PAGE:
How often can I feed molasses?

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Flexnerb

Flexnerb

Your talking about Elaine Engrim right? I follow Tim wilsons stuff and he has slides and all the info with vids on youtube backing it up. But just because you can bloom billions of bacteria what happens then?
The Fox Farms trio is pretty good although rather expensive, but easy to use... for Veg you cant go wrong with some Maxicrop or Jacks and thats super cheap in comparison to any liquid you will get.
Maxicrop! Lmfao. 34.2ppm arsenic....fuck no!
 
PiffinOut

PiffinOut

I am actually a big fan of wood bark and leaf mold in my soil mixes. Not everything she says is wrong just much is out of context.
Im all for wood bark and leaf litter in my soil diy mixes, I was just commenting that she specifically included "pine" bark as a good thing to add to soil, however in most yards pine trees dont allow many other plant specimins to live under it due to the nature of the soil near the pine trees. Id much rather have other tree barks myself and I have my doubts about pine bark being a good soil addition for most plants due to the lack of things I have seen growing in the trees soil by its roots of the "pine" tree in nature, I cant even get my grass or moss under it. Perhaps if properly processed or in small amounts it could be beneficial, but I think something like Maple or Locust would be more benefiical than Pine.

In any case, I dont understand how she as a self pro-claimed "academic" can write all the things she does busting myths when she herself doesnt cite the studies that gave her this understanding and theres obvious room for miscategorizations inherent to her writings in regards to stating environmental differences and changes in the studies she used that exist between potted/indoors and yard/outdoors/ plants as well as between outdoor mass agri. All three have different situations indoors/outdoors/mass agri/ hydro/aqua ponics all have different situations and she does a poor job letting the reader understand and parce through these things themselves.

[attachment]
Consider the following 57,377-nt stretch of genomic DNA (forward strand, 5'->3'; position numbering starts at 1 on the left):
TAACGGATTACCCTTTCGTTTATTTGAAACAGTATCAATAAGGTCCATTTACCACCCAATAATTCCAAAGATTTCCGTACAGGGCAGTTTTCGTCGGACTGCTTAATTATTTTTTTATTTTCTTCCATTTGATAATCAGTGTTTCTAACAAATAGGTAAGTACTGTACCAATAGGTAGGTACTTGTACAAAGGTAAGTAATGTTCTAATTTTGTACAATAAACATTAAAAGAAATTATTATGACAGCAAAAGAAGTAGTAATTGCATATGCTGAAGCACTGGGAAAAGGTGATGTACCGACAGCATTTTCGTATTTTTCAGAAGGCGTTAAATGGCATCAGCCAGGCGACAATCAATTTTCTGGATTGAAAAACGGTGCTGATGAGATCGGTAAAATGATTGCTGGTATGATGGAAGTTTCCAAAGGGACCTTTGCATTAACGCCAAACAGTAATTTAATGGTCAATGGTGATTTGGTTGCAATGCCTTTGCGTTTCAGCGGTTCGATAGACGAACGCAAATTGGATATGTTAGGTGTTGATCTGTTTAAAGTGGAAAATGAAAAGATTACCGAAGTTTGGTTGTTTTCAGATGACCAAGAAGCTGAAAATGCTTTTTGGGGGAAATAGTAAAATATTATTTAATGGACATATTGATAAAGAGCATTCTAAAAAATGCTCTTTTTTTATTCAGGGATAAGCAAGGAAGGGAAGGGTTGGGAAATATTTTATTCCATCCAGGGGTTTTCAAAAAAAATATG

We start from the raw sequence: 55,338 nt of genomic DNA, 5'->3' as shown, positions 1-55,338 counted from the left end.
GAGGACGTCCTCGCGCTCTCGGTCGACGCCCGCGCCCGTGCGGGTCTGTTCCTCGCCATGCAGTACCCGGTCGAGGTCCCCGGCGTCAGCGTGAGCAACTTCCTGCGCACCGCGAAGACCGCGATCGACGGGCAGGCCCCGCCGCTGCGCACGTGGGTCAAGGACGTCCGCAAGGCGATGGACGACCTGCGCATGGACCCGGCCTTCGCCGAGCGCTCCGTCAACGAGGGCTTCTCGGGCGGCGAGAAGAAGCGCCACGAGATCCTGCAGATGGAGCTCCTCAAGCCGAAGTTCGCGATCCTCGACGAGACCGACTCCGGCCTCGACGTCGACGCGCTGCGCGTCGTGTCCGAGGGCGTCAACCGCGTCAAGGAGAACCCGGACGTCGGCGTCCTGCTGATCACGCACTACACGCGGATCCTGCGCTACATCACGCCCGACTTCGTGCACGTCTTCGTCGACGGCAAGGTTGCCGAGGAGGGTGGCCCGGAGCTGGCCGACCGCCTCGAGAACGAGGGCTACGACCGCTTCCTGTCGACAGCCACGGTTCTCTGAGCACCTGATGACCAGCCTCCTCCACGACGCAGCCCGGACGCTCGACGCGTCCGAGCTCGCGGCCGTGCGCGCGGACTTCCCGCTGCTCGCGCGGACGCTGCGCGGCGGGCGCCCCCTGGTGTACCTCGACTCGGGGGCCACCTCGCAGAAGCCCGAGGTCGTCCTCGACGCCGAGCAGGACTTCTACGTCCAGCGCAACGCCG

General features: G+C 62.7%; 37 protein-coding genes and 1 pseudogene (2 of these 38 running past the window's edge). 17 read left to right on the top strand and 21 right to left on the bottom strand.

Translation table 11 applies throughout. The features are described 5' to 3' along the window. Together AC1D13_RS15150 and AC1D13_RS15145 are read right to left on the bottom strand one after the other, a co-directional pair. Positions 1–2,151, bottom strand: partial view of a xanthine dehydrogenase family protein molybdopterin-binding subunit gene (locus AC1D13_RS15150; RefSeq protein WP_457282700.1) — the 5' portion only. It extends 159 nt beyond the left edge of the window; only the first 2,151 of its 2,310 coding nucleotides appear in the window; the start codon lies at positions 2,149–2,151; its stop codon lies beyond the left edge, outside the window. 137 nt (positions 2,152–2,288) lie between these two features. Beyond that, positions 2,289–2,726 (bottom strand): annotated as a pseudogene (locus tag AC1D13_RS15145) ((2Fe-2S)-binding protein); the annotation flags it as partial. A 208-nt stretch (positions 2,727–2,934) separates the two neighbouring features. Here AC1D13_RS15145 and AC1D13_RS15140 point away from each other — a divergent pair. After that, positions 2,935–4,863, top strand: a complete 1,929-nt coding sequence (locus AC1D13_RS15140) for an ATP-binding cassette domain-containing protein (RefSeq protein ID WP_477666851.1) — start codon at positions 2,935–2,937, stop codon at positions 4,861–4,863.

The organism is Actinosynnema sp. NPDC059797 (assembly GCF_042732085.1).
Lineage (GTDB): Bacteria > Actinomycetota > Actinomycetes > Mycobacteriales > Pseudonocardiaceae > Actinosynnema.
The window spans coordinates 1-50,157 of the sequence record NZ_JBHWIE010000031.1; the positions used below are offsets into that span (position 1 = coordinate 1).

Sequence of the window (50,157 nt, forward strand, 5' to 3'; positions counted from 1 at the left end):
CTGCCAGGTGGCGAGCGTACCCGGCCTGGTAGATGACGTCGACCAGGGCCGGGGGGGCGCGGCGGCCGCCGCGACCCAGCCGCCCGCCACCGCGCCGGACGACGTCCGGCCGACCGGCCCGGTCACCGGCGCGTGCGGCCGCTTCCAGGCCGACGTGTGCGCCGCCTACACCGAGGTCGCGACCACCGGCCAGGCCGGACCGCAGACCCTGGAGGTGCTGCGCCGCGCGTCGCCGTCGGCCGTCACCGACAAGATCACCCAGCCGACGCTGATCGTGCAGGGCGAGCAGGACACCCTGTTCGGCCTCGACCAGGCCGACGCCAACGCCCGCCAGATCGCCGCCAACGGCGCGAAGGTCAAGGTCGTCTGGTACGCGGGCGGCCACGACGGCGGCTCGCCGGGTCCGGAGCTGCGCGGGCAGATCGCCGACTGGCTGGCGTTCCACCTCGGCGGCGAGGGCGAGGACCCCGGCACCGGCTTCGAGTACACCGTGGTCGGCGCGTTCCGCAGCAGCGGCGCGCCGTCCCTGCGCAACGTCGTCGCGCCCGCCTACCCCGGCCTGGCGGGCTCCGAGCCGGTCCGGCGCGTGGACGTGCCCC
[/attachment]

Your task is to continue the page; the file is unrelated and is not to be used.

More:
I would certainly say her opening intro attempted to project an image that made her work seemed like it would be well sourced and backed by "academics" and "science". I believe she even went to the point of throwing in that many people growing plants/trees/ shrubs etc giving advice are pseudo-sicentific method or non-academia people who dont know what they are talking about because they dont do or look at studies persay. I appreciate her work, I just think she took a certain tone in her intro that she failed to reproduce in her reports busting myths. Showing the studies and tests done wouldve been nice additions to back her opinion, I thought that was a requirement in the field of academics.